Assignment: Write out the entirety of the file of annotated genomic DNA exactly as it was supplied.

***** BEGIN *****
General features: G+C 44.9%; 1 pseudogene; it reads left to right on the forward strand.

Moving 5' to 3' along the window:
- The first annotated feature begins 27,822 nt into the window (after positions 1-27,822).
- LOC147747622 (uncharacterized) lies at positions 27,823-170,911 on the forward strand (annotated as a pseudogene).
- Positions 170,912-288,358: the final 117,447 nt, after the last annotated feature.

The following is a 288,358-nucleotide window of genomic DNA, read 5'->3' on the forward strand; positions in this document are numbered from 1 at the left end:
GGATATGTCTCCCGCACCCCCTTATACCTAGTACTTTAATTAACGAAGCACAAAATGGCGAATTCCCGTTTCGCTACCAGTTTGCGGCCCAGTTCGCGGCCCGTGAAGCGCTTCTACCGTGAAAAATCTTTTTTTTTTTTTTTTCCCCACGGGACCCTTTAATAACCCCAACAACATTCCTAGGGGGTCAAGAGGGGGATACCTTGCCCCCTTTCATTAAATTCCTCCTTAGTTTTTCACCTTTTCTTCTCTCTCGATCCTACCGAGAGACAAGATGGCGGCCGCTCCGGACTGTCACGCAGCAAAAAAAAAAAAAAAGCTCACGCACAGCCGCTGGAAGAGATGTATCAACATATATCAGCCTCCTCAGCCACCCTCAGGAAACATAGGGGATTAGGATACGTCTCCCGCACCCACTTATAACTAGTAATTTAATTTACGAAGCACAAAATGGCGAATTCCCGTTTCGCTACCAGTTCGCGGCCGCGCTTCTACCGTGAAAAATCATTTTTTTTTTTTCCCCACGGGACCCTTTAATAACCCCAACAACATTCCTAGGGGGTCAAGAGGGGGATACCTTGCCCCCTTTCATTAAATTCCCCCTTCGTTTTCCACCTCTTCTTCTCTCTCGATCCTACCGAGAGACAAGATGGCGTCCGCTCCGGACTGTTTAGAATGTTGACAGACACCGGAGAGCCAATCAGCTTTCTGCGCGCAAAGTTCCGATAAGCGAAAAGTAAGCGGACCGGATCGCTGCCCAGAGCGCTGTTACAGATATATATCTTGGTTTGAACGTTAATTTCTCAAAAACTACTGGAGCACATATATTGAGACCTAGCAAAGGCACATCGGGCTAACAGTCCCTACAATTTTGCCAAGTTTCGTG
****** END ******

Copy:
General features: G+C 44.9%; 1 pseudogene; it reads left to right on the forward strand.

Moving 5' to 3' along the window:
- The first annotated feature begins 27,822 nt into the window (after positions 1-27,822).
- LOC147747622 (uncharacterized) lies at positions 27,823-170,911 on the forward strand (annotated as a pseudogene).
- Positions 170,912-288,358: the final 117,447 nt, after the last annotated feature.

The following is a 288,358-nucleotide window of genomic DNA, read 5'->3' on the forward strand; positions in this document are numbered from 1 at the left end:
GGATATGTCTCCCGCACCCCCTTATACCTAGTACTTTAATTAACGAAGCACAAAATGGCGAATTCCCGTTTCGCTACCAGTTTGCGGCCCAGTTCGCGGCCCGTGAAGCGCTTCTACCGTGAAAAATCTTTTTTTTTTTTTTTTCCCCACGGGACCCTTTAATAACCCCAACAACATTCCTAGGGGGTCAAGAGGGGGATACCTTGCCCCCTTTCATTAAATTCCTCCTTAGTTTTTCACCTTTTCTTCTCTCTCGATCCTACCGAGAGACAAGATGGCGGCCGCTCCGGACTGTCACGCAGCAAAAAAAAAAAAAAAGCTCACGCACAGCCGCTGGAAGAGATGTATCAACATATATCAGCCTCCTCAGCCACCCTCAGGAAACATAGGGGATTAGGATACGTCTCCCGCACCCACTTATAACTAGTAATTTAATTTACGAAGCACAAAATGGCGAATTCCCGTTTCGCTACCAGTTCGCGGCCGCGCTTCTACCGTGAAAAATCATTTTTTTTTTTTCCCCACGGGACCCTTTAATAACCCCAACAACATTCCTAGGGGGTCAAGAGGGGGATACCTTGCCCCCTTTCATTAAATTCCCCCTTCGTTTTCCACCTCTTCTTCTCTCTCGATCCTACCGAGAGACAAGATGGCGTCCGCTCCGGACTGTTTAGAATGTTGACAGACACCGGAGAGCCAATCAGCTTTCTGCGCGCAAAGTTCCGATAAGCGAAAAGTAAGCGGACCGGATCGCTGCCCAGAGCGCTGTTACAGATATATATCTTGGTTTGAACGTTAATTTCTCAAAAACTACTGGAGCACATATATTGAGACCTAGCAAAGGCACATCGGGCTAACAGTCCCTACAATTTTGCCAAGTTTCGTG